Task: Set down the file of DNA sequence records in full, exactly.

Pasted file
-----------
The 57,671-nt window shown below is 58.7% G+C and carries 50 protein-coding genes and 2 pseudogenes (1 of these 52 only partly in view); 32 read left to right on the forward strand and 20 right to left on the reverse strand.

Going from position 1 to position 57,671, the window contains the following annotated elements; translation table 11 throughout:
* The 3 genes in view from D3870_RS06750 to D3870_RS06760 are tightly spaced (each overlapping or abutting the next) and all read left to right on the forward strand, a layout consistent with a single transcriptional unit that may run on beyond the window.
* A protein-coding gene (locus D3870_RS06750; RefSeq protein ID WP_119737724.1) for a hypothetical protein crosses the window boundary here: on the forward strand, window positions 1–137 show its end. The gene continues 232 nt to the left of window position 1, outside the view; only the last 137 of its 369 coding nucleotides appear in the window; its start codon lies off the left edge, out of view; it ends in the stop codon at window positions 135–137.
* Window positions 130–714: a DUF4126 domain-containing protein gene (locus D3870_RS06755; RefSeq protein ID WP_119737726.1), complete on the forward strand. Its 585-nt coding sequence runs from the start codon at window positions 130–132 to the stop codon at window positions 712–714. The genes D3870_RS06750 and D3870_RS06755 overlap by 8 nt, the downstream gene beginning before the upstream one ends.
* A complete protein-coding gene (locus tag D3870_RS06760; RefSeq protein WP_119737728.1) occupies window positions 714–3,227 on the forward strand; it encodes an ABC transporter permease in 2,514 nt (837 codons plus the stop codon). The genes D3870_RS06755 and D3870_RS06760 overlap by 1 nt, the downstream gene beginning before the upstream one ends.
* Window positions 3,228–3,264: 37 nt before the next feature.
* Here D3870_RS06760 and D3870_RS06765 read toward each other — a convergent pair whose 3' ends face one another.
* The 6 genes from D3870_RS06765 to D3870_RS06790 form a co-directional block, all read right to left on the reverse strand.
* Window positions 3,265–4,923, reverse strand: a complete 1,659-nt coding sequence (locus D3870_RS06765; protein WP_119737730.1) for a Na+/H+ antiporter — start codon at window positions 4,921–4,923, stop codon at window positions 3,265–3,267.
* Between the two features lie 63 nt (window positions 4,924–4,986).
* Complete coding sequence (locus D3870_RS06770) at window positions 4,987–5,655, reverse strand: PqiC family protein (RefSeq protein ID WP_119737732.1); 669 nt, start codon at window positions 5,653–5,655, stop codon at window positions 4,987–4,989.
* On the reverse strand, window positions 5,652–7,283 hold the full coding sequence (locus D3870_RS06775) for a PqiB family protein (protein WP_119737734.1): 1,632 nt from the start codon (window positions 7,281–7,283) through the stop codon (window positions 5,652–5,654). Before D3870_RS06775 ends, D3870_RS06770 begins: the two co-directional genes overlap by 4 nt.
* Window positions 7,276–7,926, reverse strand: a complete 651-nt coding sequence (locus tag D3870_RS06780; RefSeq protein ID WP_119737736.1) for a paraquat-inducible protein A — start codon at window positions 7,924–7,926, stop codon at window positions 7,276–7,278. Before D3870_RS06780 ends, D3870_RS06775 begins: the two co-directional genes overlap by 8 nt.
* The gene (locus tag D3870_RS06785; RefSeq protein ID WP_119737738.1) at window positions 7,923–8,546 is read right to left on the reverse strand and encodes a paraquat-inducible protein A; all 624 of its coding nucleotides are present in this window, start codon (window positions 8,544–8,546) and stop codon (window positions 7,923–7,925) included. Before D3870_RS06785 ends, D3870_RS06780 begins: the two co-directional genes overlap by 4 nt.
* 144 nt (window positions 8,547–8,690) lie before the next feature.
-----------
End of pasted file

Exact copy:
The 57,671-nt window shown below is 58.7% G+C and carries 50 protein-coding genes and 2 pseudogenes (1 of these 52 only partly in view); 32 read left to right on the forward strand and 20 right to left on the reverse strand.

Going from position 1 to position 57,671, the window contains the following annotated elements; translation table 11 throughout:
* The 3 genes in view from D3870_RS06750 to D3870_RS06760 are tightly spaced (each overlapping or abutting the next) and all read left to right on the forward strand, a layout consistent with a single transcriptional unit that may run on beyond the window.
* A protein-coding gene (locus D3870_RS06750; RefSeq protein ID WP_119737724.1) for a hypothetical protein crosses the window boundary here: on the forward strand, window positions 1–137 show its end. The gene continues 232 nt to the left of window position 1, outside the view; only the last 137 of its 369 coding nucleotides appear in the window; its start codon lies off the left edge, out of view; it ends in the stop codon at window positions 135–137.
* Window positions 130–714: a DUF4126 domain-containing protein gene (locus D3870_RS06755; RefSeq protein ID WP_119737726.1), complete on the forward strand. Its 585-nt coding sequence runs from the start codon at window positions 130–132 to the stop codon at window positions 712–714. The genes D3870_RS06750 and D3870_RS06755 overlap by 8 nt, the downstream gene beginning before the upstream one ends.
* A complete protein-coding gene (locus tag D3870_RS06760; RefSeq protein WP_119737728.1) occupies window positions 714–3,227 on the forward strand; it encodes an ABC transporter permease in 2,514 nt (837 codons plus the stop codon). The genes D3870_RS06755 and D3870_RS06760 overlap by 1 nt, the downstream gene beginning before the upstream one ends.
* Window positions 3,228–3,264: 37 nt before the next feature.
* Here D3870_RS06760 and D3870_RS06765 read toward each other — a convergent pair whose 3' ends face one another.
* The 6 genes from D3870_RS06765 to D3870_RS06790 form a co-directional block, all read right to left on the reverse strand.
* Window positions 3,265–4,923, reverse strand: a complete 1,659-nt coding sequence (locus D3870_RS06765; protein WP_119737730.1) for a Na+/H+ antiporter — start codon at window positions 4,921–4,923, stop codon at window positions 3,265–3,267.
* Between the two features lie 63 nt (window positions 4,924–4,986).
* Complete coding sequence (locus D3870_RS06770) at window positions 4,987–5,655, reverse strand: PqiC family protein (RefSeq protein ID WP_119737732.1); 669 nt, start codon at window positions 5,653–5,655, stop codon at window positions 4,987–4,989.
* On the reverse strand, window positions 5,652–7,283 hold the full coding sequence (locus D3870_RS06775) for a PqiB family protein (protein WP_119737734.1): 1,632 nt from the start codon (window positions 7,281–7,283) through the stop codon (window positions 5,652–5,654). Before D3870_RS06775 ends, D3870_RS06770 begins: the two co-directional genes overlap by 4 nt.
* Window positions 7,276–7,926, reverse strand: a complete 651-nt coding sequence (locus tag D3870_RS06780; RefSeq protein ID WP_119737736.1) for a paraquat-inducible protein A — start codon at window positions 7,924–7,926, stop codon at window positions 7,276–7,278. Before D3870_RS06780 ends, D3870_RS06775 begins: the two co-directional genes overlap by 8 nt.
* The gene (locus tag D3870_RS06785; RefSeq protein ID WP_119737738.1) at window positions 7,923–8,546 is read right to left on the reverse strand and encodes a paraquat-inducible protein A; all 624 of its coding nucleotides are present in this window, start codon (window positions 8,544–8,546) and stop codon (window positions 7,923–7,925) included. Before D3870_RS06785 ends, D3870_RS06780 begins: the two co-directional genes overlap by 4 nt.
* 144 nt (window positions 8,547–8,690) lie before the next feature.